Similar to public broad access institutions, private colleges and universities were shown to be remarkably diverse. Roughly half (47%) of private institutions in our sample were non- profits and just over one fourth (27%) were religiously affiliated. To begin with, 66 percent of institutions offered open admission while the remaining 34 percent of institutions admitted at least 80 percent of applicants. When compared to public BAIs, privates were noticeably smaller with an average undergraduate enrollment of 1,307 students. It is notable however that some private institutions served just 13 students while others enrolled over 45,348 students (SD = 2,693). Private universities were found to offer relatively fewer masters and doctoral degrees when compared to public institutions. Slightly more than a third (38%) of privates did not primarily offer four-year degrees. Roughly half (47%) of private institutions offered bachelor's degree as the highest degree, while about a third offered master's degrees or certificates and just 17 percent of 4-year BAIs offered doctoral degrees. [End Page 1384]

Table 1. V 4- P B A I ( = 266) *IPEDS definitions exclude transfer and part-time students and values likely do not accurately reflect all students. **Median used account for extreme salaries Totals may not sum to 100% due to rounding. Data Sources: IPEDS 2014-15 data and U.S. Census (2008-12 American Community Survey)
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Table 1.

Variation among 4-year Public Broad Access Institutions (n = 266)

*IPEDS definitions exclude transfer and part-time students and values likely do not accurately reflect all students.

**Median used account for extreme salaries

Totals may not sum to 100% due to rounding.

Data Sources: IPEDS 2014-15 data and U.S. Census (2008-12 American Community Survey)

[End Page 1385]

Only 73 percent of private institutions provided remedial services to students (compared to 89% of publics). Similarly, only 75 percent of private colleges offered distance education courses. On the whole, private broad access institutions were more likely to serve non-White students on their campuses (M = 37%) when compared to public institutions. However, tremendous variation was found, with some private institutions having a student body with no students of Color or as many as 100 percent of students who were non-White. Though on average, private BAIs enrolled more full-time students when compared to publics, large differences were shown in full-time versus part-time enrollment across institutions. On average, private institutions that offered broad access to students had 64 percent of their student body that received Pell grants (SD = 23). Like public BAIs, private universities showed large variance in terms of institutional outcomes. The mean retention rate at private institutions was 61 percent, although large variation was shown in retention (SD = 21). Private institutions graduated an average of 40 percent of students within six years, though institutions failed to graduate any students and others graduated all students (SD = 20).

In terms of resource and environmental diversity, private BAIs were found to be extremely heterogeneous. When compared to public institutions, private institutions were well resourced with mean tuition and fee revenue of more than $17,000 (SD = 8,105), spending on average 10 percent of the core expenses on academic services (SD = 8). Like public institutions, large variance was shown with regard to faculty salaries (M = 45,643), with some institutions having a mean salary of as little as $4,797, whereas other private universities had an average salary of nearly $100,000 dollars per year. When compared to public BAIs, private institutions were found to be even more heavily located in the city or suburbs (89%). Also like public institutions, private BAIs were shown to be diverse in terms of the county characteristics (i.e., unemployment, median salaries) surrounding institutions. Collectively, these descriptive findings highlight the variance within and between four-year institutions that offer broad access to students and provide evidence that BAIs may be separated into meaningful groups.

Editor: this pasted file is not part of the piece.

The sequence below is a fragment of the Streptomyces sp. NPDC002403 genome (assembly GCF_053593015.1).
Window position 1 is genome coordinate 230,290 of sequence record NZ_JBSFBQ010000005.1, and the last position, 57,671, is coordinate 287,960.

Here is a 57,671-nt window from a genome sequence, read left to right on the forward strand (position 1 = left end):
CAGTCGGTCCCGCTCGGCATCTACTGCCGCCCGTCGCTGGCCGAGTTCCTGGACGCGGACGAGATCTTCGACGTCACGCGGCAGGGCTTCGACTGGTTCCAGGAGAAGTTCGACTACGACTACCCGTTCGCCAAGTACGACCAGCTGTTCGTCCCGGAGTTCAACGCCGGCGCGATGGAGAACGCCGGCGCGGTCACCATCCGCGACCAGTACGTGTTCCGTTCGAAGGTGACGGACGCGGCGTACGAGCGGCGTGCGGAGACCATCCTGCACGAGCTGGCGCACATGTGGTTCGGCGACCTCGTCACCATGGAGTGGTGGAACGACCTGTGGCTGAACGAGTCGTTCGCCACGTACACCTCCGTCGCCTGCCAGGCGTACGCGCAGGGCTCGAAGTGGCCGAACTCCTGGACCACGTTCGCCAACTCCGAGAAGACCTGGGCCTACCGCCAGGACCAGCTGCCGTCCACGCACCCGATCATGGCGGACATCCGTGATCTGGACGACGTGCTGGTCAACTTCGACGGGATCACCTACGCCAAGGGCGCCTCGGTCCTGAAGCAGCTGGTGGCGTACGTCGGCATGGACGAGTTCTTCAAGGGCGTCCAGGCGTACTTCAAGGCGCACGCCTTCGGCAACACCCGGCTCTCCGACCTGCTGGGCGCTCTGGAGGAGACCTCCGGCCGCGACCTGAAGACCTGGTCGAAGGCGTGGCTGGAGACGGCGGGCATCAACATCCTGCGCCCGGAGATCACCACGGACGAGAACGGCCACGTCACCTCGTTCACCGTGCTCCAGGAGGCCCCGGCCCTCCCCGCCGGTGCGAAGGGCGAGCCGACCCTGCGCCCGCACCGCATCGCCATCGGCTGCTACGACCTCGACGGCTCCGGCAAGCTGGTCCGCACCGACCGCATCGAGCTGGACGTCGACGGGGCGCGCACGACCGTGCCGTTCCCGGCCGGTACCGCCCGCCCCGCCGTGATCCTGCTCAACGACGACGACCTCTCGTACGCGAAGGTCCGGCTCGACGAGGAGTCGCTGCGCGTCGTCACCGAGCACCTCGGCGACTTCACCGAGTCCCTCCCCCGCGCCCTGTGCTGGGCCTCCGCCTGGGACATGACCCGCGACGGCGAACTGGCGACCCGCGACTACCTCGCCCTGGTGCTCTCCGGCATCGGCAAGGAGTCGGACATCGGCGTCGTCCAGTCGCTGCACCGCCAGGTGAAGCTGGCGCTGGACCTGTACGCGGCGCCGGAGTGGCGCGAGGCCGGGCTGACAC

Typology of Broad Access Institutions

Findings show that public and private institutions that offer broad access to students can be separated into four clusters or institutional types. The following section describes the four- cluster solution (2 public and 2 private clusters) and highlights defining characteristics of each institutional type from the analysis. [End Page 1386]

Table 2. V 4- P B A I ( = 807) *IPEDS definitions exclude transfer and part-time students and values likely do not accurately reflect all students. **Median used account for extreme salaries Totals may not sum to 100% due to rounding. Data Sources: IPEDS 2014-15 data and U.S. Census (2008-12 American Community Survey)
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Table 2.

Variation among 4-year Private Broad Access Institutions (n = 807)

*IPEDS definitions exclude transfer and part-time students and values likely do not accurately reflect all students.

**Median used account for extreme salaries

Totals may not sum to 100% due to rounding.

Data Sources: IPEDS 2014-15 data and U.S. Census (2008-12 American Community Survey)

[End Page 1387]

Table 3. P D C BAI *IPEDS definitions exclude transfer and part-time students and values likely do not accurately reflect all students. **Median used account for extreme salaries Totals may not sum to 100% due to rounding. Data Sources: IPEDS 2014-15 data and U.S. Census (2008–12 American Community Survey)
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Table 3.

Profile Description of Clusters for BAIs

*IPEDS definitions exclude transfer and part-time students and values likely do not accurately reflect all students.

**Median used account for extreme salaries

Totals may not sum to 100% due to rounding.

Data Sources: IPEDS 2014-15 data and U.S. Census (2008–12 American Community Survey)

[End Page 1389]